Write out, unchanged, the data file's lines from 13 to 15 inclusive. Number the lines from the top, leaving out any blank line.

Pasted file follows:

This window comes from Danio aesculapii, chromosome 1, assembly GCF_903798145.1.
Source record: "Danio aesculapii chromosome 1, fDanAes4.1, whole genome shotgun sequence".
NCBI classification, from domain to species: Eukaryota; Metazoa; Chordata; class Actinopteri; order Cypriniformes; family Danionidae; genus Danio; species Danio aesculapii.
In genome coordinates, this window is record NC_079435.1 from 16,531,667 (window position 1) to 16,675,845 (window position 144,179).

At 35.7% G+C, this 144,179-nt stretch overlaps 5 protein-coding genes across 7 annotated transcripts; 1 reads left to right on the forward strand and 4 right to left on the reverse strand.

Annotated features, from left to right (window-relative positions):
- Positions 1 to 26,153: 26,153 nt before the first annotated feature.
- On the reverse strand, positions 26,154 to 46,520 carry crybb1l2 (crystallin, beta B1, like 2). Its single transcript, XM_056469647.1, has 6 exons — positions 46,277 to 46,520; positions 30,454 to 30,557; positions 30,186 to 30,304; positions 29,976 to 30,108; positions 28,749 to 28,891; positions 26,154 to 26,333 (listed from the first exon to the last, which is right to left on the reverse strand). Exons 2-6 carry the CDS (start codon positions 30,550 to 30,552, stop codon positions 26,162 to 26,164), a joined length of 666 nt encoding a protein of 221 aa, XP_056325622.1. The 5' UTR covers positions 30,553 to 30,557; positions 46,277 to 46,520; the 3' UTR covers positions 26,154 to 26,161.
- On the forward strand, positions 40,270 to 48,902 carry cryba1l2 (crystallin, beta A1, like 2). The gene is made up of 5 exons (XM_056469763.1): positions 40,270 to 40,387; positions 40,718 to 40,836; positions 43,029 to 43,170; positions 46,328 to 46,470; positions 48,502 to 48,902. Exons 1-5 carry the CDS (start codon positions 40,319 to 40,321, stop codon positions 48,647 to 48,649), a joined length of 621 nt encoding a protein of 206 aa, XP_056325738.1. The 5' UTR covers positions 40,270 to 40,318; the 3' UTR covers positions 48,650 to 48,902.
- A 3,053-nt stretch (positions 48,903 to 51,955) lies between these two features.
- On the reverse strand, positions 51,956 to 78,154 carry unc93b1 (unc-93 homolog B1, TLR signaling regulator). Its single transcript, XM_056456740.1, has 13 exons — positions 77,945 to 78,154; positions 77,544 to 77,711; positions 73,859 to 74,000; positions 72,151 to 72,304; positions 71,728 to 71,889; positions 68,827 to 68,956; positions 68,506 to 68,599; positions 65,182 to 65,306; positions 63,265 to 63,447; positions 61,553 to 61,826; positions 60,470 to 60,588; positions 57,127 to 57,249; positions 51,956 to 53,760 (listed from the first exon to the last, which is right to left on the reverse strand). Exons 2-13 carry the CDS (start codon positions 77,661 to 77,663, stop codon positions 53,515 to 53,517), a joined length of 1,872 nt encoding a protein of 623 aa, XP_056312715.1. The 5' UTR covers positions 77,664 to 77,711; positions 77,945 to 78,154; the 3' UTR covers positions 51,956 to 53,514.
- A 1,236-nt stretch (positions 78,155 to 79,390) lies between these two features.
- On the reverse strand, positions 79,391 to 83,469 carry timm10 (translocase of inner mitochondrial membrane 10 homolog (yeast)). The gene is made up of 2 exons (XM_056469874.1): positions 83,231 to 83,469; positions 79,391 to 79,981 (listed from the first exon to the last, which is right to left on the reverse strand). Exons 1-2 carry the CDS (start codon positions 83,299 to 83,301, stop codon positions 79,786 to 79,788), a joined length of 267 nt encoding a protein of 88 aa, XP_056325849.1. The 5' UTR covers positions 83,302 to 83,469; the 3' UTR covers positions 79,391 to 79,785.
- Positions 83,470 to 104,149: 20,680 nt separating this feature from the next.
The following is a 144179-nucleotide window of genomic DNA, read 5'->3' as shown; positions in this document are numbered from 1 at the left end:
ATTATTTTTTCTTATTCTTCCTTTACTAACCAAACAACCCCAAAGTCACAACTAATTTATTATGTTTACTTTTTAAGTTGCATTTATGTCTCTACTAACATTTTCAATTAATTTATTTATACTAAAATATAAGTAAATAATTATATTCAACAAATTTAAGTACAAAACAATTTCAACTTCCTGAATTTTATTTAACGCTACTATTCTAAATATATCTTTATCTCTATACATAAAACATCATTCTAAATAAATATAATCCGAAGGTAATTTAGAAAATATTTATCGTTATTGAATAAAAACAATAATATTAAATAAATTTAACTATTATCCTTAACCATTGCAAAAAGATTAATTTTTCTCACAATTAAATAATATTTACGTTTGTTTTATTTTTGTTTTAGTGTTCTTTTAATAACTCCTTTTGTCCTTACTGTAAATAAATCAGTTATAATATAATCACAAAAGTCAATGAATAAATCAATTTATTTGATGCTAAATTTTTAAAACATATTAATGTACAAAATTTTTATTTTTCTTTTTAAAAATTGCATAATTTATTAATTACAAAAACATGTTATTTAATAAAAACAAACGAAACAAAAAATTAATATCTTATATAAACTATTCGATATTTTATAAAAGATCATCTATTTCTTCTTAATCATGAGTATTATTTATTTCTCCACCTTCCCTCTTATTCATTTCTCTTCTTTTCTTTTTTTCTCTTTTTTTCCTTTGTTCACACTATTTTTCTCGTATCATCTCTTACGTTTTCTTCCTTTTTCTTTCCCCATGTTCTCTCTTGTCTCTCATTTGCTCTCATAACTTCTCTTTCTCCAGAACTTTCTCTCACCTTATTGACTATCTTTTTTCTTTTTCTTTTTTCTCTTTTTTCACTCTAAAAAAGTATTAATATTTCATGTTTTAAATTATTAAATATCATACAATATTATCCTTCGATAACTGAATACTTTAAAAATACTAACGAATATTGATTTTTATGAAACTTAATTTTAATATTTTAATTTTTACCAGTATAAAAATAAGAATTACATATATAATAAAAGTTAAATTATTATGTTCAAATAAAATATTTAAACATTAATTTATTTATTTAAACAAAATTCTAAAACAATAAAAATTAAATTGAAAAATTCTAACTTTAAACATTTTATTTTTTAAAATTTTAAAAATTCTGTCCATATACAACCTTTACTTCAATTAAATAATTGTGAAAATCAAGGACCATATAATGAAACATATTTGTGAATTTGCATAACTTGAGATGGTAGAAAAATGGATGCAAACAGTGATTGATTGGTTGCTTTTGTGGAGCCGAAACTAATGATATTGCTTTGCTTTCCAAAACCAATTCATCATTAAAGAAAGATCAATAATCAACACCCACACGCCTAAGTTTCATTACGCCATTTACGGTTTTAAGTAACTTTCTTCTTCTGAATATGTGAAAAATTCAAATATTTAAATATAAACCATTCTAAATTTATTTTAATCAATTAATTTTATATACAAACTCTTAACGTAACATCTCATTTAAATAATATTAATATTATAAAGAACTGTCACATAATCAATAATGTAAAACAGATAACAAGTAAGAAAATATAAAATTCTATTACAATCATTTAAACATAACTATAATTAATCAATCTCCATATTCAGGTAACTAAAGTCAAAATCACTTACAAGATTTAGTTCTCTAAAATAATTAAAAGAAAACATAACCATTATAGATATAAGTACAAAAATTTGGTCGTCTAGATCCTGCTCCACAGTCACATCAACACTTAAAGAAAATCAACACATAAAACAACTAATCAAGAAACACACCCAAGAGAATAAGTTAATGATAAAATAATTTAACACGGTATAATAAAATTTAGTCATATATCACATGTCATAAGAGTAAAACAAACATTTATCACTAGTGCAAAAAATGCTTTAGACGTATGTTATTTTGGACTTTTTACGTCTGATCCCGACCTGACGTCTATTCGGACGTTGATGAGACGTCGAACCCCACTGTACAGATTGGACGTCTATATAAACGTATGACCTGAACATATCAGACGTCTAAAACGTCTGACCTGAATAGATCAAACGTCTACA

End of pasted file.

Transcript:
- On the reverse strand, positions 79,391 to 83,469 carry timm10 (translocase of inner mitochondrial membrane 10 homolog (yeast)). The gene is made up of 2 exons (XM_056469874.1): positions 83,231 to 83,469; positions 79,391 to 79,981 (listed from the first exon to the last, which is right to left on the reverse strand). Exons 1-2 carry the CDS (start codon positions 83,299 to 83,301, stop codon positions 79,786 to 79,788), a joined length of 267 nt encoding a protein of 88 aa, XP_056325849.1. The 5' UTR covers positions 83,302 to 83,469; the 3' UTR covers positions 79,391 to 79,785.
- Positions 83,470 to 104,149: 20,680 nt separating this feature from the next.
The following is a 144179-nucleotide window of genomic DNA, read 5'->3' as shown; positions in this document are numbered from 1 at the left end: